One of my favorite topics to teach is quadratic inequalities, which are usually taught in Algebra 2 and/or Precalculus classes. I enjoy presenting a question to my students and then exploring different paths to get to the solution. I usually start the lesson by scaffolding some of the skills the students will need such as factoring and solving linear inequalities. At that point, I ask students a general thinking question “If the product of two numbers a and b is negative, what does that tell you about the numbers?”.

After a brief discussion, students will arrive to the same conclusion:

• “One number is positive and the other is negative”
• “The numbers have different signs”
• “They can’t have the same sign, otherwise the product is positive”

We then rewrite their conclusion using mathematical notation. If the product of is negative , then there are two possible cases:

1. is negative and is positive 2. is positive and is negative  At this point, we are ready to begin exploring quadratic inequalities. We begin with , students factor and find the x-values that make the inequality equal to zero (in this case ). Then using sign analysis on a number line, students will figure out on which interval(s) is the product of the two factors negative. In our example, the interval that satisfies the inequality goes from negative two to positive two. Students can write their solution in interval notation or as an inequality. This is probably the most commonly used method to solve a quadratic inequality among high school students. Pictured below is what the solution looks like for this method: After using the sign analysis on a number line, we then transition to a graphic approach of the problem. Students will graph the function and will pay attention to the x-intercepts. Students will notice that the x-intercepts are located and that the graph of the function is less than zero (or below the x-axis) between negative two and positive two. The graphic solution provides students with a different lens that deepens their understanding. Finally, students will approach and solve the question as a compound inequality. Since the left side of the inequality is already factored, we will consider the two possible cases mentioned at the beginning of the lesson. First, we will consider , when we solve the inequalities the solution is any number greater than or equal to negative two and less than or equal to positive two. In other words, everything between negative two and positive two inclusive. This solution is consistent with our sign analysis and the graphic approach.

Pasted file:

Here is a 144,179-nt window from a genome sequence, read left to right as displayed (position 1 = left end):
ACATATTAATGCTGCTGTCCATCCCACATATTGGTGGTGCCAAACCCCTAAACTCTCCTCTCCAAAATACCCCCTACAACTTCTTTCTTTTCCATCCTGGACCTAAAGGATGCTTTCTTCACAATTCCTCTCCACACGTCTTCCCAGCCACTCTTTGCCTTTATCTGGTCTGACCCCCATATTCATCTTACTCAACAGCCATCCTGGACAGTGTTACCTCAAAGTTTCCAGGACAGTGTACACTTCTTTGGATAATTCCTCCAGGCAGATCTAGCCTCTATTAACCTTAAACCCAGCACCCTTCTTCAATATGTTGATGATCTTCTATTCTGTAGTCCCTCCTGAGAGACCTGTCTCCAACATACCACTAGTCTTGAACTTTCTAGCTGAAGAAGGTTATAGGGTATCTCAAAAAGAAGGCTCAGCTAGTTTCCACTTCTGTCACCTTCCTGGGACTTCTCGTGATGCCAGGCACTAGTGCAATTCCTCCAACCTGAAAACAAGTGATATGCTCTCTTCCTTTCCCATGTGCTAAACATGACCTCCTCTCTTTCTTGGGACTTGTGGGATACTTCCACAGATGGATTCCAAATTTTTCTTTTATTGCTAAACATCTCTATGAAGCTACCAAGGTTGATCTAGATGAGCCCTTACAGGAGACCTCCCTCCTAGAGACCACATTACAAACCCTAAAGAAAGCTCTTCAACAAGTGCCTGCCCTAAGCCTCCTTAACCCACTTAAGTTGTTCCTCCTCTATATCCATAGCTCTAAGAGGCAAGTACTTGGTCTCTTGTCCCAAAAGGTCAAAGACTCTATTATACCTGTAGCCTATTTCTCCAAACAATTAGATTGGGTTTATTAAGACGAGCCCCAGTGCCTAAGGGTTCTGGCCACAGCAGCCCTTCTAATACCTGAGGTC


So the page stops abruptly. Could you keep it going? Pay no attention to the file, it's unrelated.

When we consider the second case , we end up with an impossible solution. We need a number greater than or equal to two and less than or equal to negative two. Since there is no number that satisfies both conditions, we say there is no solution. After exploring all three methods, I share with students that sign analysis will probably be more convenient to use as we go into problems that involve higher degrees and/or division. Showing different methods to solve a single question takes time and it’s not always feasible. However, whenever possible, I believe that exposing students to multiple approaches gives them a more solid understanding of the mathematics they are learning.

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